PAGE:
FrashavanHaving a child with autismWed Apr 4, 2012 08:1918.104.22.168We didn't know that Eli had autism when we adopted him, we knew he had a wonderful, magical smile. We knew he adored his big-brother from the moment they met.
Time went on, and he didn't start to speak, as his brother had. We tried and tried to teach him words; sometimes he would repeat them once or twice, but he wouldn't use them. His fixation on a few things at a time, and his inability to cope with changes in routine, and his defensiveness when being changed were all signs.
The problem was that even the health professionals couldn't put their finger on exactly what was wrong with him. For two years we dragged ourselves to specialist after specialist. Most were puzzled, and this problem and that were excluded. The best advice we got was from a pediatric geneticist who told us, in her opinion, one day it would be like a switch had gone on, and Eli would be able to do things and learn in ways that surprised us. (Bless her for that advice, too! It kept us going.)
His Mom and I fell very much in love with him, but he was exhausting. It was awfully hard for his big brother, David, who couldn't quite understand why his little brother couldn't play with him the way he wanted. And, though he never said, of course he resented all the attention Eli required.
We learned fairly early, that Eli was very observant, and that he was sensitive to and interested in sound. Most of us are so visual, we have no idea how an open field sounds, or what a tree sounds like. Having a child with autism made me stop and listen and find out, though... even though I doubt I hear as much of the difference as Eli does.
Often his mom and I were frustrated, and often exhausted. I learned patience I never knew I had... but I can't say they weren't times when the exhaustion and frustration overwhelmed my patience. I wish I could say it. I wish we had understood more, earlier, because the relationship between his mother and I suffered and, eventually, unraveled. (Eli wasn't the sole cause, of course!!)
Even though his special kindergarten program assessed him as unlikely to ever learn -- a verdict his Mom and I never accepted -- he started to learn to speak under their noses (in their defense, he spoke so quietly at first, I doubt they could hear him). He has continued to learn, more and more quickly, each year since. We are extremely thankful for his teachers, and the excellent program offered by his school -- even in the face of constant budget cuts.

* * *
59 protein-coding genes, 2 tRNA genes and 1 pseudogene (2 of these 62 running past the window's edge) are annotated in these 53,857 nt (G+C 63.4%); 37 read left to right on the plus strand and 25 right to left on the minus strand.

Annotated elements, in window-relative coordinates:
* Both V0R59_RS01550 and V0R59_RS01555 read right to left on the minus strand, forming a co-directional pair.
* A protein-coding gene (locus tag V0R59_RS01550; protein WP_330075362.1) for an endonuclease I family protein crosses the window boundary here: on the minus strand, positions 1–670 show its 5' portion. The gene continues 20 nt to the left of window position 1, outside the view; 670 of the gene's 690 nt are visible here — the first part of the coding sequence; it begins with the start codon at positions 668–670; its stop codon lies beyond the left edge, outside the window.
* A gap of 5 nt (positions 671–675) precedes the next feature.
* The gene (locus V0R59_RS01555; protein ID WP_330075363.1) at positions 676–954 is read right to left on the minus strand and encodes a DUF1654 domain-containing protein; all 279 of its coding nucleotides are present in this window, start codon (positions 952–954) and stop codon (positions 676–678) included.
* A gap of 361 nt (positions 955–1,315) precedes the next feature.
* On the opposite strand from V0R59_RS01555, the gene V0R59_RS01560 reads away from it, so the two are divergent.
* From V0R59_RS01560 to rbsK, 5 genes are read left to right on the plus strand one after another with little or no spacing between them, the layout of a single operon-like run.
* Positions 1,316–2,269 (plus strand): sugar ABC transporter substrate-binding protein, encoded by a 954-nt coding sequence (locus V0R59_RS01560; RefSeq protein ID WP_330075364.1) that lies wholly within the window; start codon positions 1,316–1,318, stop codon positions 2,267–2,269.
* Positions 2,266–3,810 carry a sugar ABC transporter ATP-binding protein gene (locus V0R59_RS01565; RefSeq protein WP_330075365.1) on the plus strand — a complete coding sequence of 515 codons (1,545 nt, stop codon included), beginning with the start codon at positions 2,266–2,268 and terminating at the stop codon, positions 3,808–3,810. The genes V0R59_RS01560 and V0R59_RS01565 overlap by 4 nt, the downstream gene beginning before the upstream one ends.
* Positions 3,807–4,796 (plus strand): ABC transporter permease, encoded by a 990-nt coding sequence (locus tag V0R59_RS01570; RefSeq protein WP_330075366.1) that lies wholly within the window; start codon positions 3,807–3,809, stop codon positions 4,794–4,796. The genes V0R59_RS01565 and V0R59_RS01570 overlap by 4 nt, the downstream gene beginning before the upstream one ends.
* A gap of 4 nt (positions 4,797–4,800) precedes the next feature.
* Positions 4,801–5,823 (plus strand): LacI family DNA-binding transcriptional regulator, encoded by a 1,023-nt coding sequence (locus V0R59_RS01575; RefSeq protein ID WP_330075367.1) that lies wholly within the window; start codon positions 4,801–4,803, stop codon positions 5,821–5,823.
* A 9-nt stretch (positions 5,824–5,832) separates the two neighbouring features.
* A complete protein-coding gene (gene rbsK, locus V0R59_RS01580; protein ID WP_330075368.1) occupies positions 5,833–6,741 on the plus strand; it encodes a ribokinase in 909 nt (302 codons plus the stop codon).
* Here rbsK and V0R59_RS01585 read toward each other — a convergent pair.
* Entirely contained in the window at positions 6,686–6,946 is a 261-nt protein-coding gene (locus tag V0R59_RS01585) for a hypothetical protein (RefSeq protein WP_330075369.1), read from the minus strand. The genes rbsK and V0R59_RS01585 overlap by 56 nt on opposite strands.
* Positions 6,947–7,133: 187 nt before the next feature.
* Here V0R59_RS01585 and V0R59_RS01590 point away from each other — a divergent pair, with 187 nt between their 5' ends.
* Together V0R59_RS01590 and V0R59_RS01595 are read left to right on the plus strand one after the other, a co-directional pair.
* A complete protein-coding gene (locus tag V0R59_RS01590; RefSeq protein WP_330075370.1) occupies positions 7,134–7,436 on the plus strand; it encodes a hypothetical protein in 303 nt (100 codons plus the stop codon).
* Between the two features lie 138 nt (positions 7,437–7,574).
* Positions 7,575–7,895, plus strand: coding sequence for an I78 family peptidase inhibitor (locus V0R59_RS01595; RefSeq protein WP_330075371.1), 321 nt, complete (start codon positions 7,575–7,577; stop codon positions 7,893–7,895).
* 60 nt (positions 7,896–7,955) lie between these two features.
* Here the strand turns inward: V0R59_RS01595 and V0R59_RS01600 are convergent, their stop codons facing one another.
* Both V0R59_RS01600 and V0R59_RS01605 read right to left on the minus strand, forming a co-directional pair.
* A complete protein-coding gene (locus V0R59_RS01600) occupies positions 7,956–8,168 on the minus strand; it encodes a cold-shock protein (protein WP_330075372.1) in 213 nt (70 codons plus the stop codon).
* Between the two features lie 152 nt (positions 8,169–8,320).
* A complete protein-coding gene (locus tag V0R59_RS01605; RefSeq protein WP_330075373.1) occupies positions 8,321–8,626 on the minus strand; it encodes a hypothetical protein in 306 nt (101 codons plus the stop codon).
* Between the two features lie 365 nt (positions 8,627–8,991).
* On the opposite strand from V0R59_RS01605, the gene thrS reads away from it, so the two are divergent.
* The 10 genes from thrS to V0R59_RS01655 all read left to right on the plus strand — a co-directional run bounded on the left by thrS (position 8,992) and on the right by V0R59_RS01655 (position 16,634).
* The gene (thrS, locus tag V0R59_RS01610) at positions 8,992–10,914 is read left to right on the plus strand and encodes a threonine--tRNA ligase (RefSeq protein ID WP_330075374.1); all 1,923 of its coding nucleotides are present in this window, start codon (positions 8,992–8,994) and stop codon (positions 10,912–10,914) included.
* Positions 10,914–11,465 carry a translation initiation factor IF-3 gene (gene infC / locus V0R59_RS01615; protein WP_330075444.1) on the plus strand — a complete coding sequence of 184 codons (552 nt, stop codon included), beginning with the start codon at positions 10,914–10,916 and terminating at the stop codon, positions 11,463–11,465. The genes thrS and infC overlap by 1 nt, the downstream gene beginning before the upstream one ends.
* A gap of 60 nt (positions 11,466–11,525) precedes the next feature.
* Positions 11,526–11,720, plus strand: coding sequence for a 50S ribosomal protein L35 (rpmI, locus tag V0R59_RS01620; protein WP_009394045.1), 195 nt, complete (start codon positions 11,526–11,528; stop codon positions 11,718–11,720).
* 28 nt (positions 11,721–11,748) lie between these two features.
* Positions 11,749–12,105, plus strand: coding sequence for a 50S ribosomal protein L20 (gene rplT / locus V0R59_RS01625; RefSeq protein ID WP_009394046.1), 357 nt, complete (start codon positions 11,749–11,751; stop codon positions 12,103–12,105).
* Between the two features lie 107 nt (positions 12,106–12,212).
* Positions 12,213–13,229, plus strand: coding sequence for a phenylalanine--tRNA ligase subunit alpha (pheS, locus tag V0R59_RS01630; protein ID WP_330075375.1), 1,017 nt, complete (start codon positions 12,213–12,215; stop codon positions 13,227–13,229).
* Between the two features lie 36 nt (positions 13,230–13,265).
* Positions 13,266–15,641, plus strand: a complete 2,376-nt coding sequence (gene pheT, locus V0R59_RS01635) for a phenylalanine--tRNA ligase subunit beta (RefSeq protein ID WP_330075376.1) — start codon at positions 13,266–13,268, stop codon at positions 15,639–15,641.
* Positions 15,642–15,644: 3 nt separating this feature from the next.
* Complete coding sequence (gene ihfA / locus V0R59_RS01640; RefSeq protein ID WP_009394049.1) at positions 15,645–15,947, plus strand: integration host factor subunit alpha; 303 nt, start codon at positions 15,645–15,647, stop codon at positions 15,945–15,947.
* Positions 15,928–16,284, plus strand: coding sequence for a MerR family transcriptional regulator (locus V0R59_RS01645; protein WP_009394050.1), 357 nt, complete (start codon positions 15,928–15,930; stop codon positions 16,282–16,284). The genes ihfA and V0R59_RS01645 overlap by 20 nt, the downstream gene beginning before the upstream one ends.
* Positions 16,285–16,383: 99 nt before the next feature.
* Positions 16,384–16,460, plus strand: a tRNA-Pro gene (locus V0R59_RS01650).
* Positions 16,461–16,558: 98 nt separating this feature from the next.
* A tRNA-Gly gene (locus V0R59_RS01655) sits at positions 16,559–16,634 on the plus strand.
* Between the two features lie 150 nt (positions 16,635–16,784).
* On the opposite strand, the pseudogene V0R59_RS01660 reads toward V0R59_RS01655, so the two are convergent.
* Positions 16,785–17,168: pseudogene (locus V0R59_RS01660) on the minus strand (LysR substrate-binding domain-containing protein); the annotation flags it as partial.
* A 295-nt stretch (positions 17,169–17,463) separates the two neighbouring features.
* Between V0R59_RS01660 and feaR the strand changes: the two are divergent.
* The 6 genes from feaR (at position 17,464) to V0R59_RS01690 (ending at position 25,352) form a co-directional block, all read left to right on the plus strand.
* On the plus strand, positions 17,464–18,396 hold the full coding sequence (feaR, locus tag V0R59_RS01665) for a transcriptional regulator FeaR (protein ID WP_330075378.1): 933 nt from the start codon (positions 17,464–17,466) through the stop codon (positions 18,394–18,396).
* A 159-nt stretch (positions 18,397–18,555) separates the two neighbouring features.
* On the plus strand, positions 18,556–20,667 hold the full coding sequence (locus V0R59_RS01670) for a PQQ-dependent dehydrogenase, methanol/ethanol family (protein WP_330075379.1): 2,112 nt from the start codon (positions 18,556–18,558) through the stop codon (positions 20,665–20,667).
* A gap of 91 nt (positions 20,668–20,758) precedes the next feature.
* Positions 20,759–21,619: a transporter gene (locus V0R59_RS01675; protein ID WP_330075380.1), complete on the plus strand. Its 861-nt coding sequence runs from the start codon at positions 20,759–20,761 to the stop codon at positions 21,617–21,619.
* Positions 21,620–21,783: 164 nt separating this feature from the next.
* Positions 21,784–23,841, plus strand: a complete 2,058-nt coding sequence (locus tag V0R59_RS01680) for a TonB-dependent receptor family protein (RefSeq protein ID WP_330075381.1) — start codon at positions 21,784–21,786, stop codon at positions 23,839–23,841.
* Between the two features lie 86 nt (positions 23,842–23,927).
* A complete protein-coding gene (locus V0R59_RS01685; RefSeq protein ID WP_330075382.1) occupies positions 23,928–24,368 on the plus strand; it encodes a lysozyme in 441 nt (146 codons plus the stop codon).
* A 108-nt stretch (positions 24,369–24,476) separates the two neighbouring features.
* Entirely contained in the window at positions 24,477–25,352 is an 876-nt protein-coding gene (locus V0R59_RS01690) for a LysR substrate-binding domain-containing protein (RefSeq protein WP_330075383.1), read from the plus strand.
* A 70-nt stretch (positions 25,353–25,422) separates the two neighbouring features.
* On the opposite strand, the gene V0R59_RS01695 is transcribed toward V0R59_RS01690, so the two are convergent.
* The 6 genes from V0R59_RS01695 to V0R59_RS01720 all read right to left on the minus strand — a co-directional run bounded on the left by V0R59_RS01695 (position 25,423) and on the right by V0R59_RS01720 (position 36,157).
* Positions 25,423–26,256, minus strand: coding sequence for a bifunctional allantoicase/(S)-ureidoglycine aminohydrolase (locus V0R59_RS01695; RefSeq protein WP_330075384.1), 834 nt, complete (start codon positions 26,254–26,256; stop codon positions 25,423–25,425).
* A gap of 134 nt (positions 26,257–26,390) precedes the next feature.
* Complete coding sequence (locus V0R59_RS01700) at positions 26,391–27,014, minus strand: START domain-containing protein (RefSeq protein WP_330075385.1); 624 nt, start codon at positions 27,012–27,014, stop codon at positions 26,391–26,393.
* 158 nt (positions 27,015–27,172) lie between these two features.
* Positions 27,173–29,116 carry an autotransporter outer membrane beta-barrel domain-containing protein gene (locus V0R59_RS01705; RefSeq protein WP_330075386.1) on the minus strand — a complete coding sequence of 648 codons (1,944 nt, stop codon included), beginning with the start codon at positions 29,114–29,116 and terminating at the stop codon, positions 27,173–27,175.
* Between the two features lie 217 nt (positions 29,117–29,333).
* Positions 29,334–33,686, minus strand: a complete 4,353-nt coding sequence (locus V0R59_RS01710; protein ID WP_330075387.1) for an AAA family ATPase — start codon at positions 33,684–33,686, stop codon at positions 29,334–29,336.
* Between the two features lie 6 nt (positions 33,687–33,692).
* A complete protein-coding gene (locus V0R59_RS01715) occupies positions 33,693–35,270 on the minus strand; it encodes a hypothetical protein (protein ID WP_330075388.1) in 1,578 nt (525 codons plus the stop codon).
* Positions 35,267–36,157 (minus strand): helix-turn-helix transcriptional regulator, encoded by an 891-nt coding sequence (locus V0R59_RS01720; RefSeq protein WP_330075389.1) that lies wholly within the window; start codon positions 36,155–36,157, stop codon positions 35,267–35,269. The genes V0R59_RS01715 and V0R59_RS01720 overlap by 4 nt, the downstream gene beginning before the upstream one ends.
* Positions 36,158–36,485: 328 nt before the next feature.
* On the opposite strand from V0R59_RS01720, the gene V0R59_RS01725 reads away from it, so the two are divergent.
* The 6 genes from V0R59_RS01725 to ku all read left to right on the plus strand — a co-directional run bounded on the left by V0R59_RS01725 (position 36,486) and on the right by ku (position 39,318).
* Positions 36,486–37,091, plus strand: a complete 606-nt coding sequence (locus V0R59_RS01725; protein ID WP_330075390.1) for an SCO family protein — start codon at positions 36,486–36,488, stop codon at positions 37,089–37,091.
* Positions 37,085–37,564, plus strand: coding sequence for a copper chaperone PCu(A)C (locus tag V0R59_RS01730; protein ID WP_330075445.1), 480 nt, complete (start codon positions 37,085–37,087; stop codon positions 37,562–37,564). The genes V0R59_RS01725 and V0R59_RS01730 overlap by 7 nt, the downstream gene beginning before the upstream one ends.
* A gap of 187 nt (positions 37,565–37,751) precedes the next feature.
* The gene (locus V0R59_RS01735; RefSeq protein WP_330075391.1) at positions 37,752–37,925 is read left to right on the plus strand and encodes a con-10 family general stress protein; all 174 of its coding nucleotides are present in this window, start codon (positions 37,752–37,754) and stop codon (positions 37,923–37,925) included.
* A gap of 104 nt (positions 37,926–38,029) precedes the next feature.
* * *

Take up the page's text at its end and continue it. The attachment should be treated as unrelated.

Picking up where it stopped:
Eli is learning to cope and function with the rest of us. There is no "cure" for autism spectrum disorders; truthfully no one seems to understand much about them. Autism isn't caused by vaccines, or bad parenting, or drugs. It seems that there are big increases in diagnoses for Autism, but that may be down to the fact that doctors and others are getting better at spotting it. Every person with autism is a bit different; some are verbal and affectionate; some are not. They are all "different" from expectations, both those we have of "normal" and those most people have of "autistic." Eli won't "grow out of it," any more than any other child with an autism diagnosis but we do think (and hope and pray) he will learn to function and cope pretty well.
I have learned more from Eli than I can say. This is Autism Awareness Month.
- I am glad nobody cured my of my Asparger's ... Baruch, Sat Apr 7 08:47if they had, I would drive a big pickup truck, drink beer, and watch NFL ;-) Like Capt Kirk said about himself, in the movie about Spock's misguided brother, if he was healed of his pain, he wouldn't ... more
- So much to learn... clarym29, Wed Apr 4 12:24I remember watching a documentary on The Learning Channel, I think, featuring an autistic woman who is now in charge of an agricultural program at a Texas University I think. I do not remember her... more
- Indeed MN_Morgan, Wed Apr 4 10:37It sounds like they're taking good consistent structured care of him. The boy I train with after school has Autism, and it's not an easy task to keep from sabotaging work done with him. It makes me... more
- They are really good Frashavan, Wed Apr 4 18:09Eli loves school, and learning things, which helps a lot.
- Each person born, is handicapped ... Baruch, Sat Apr 7 08:49most handicaps aren't visible. Each child learns, if possible, ways of coping, by using their body and mind, in creative ways. This is like the genesis of a shaman. In their case it is mental... more
- I like that analogy clarym29, Sat Apr 7 10:09I guess that is a more creative way of saying that everybody is different.
- Creative yes, but hopefully more hopeful and insightful (nm) Baruch, Sat Apr 7 10:34
- That's something beautiful... MN_Morgan, Thu Apr 5 13:08When you see a kid get engaged into something like that. Sounds like he's gunning 110%.
- Thank you so very much for sharing this. Mirage, Wed Apr 4 10:17I have never been diagnosed as autistic but some people have suggested that I may have Asperger's. That is not why I am thanking you. I am thanking you because before I turned 2 I was diagnosed with... more
- It can be very hard for parents Frashavan, Wed Apr 4 18:23I was a severe, chronic asthmatic from infancy. It must have been very hard on my parents. The only two things I know for sure was my Mother told someone once, and I overheard, how much she hated... more
- In my case, I stammered a lot until in High School (nm) Baruch, Sat Apr 7 08:50